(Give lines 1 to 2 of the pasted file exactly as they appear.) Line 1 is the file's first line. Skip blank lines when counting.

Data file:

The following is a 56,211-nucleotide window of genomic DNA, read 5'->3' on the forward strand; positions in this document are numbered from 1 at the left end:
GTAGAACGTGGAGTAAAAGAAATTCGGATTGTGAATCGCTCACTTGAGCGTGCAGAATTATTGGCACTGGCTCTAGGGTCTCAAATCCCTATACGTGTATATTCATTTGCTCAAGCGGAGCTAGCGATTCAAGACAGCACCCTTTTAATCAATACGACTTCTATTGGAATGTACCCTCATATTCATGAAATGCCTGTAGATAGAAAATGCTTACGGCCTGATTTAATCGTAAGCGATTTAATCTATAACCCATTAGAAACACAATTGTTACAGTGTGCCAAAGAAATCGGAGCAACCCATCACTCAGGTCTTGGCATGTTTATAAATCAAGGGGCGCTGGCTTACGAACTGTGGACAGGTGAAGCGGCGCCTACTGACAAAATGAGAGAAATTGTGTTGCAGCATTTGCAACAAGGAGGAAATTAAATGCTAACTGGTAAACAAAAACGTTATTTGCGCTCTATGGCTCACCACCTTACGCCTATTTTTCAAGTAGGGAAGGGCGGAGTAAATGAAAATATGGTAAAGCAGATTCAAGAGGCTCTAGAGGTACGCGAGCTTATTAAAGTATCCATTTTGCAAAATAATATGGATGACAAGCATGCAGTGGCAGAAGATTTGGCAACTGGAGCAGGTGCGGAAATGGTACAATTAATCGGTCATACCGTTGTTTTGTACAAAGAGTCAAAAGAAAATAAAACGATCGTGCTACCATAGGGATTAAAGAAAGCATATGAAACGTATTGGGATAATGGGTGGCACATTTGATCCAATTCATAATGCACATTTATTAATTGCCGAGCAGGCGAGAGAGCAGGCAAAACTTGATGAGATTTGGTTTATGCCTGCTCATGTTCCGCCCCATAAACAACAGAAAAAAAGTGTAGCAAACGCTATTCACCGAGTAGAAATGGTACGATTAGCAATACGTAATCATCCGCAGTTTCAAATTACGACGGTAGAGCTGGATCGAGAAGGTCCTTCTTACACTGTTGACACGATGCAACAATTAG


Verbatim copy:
The following is a 56,211-nucleotide window of genomic DNA, read 5'->3' on the forward strand; positions in this document are numbered from 1 at the left end:
GTAGAACGTGGAGTAAAAGAAATTCGGATTGTGAATCGCTCACTTGAGCGTGCAGAATTATTGGCACTGGCTCTAGGGTCTCAAATCCCTATACGTGTATATTCATTTGCTCAAGCGGAGCTAGCGATTCAAGACAGCACCCTTTTAATCAATACGACTTCTATTGGAATGTACCCTCATATTCATGAAATGCCTGTAGATAGAAAATGCTTACGGCCTGATTTAATCGTAAGCGATTTAATCTATAACCCATTAGAAACACAATTGTTACAGTGTGCCAAAGAAATCGGAGCAACCCATCACTCAGGTCTTGGCATGTTTATAAATCAAGGGGCGCTGGCTTACGAACTGTGGACAGGTGAAGCGGCGCCTACTGACAAAATGAGAGAAATTGTGTTGCAGCATTTGCAACAAGGAGGAAATTAAATGCTAACTGGTAAACAAAAACGTTATTTGCGCTCTATGGCTCACCACCTTACGCCTATTTTTCAAGTAGGGAAGGGCGGAGTAAATGAAAATATGGTAAAGCAGATTCAAGAGGCTCTAGAGGTACGCGAGCTTATTAAAGTATCCATTTTGCAAAATAATATGGATGACAAGCATGCAGTGGCAGAAGATTTGGCAACTGGAGCAGGTGCGGAAATGGTACAATTAATCGGTCATACCGTTGTTTTGTACAAAGAGTCAAAAGAAAATAAAACGATCGTGCTACCATAGGGATTAAAGAAAGCATATGAAACGTATTGGGATAATGGGTGGCACATTTGATCCAATTCATAATGCACATTTATTAATTGCCGAGCAGGCGAGAGAGCAGGCAAAACTTGATGAGATTTGGTTTATGCCTGCTCATGTTCCGCCCCATAAACAACAGAAAAAAAGTGTAGCAAACGCTATTCACCGAGTAGAAATGGTACGATTAGCAATACGTAATCATCCGCAGTTTCAAATTACGACGGTAGAGCTGGATCGAGAAGGTCCTTCTTACACTGTTGACACGATGCAACAATTAG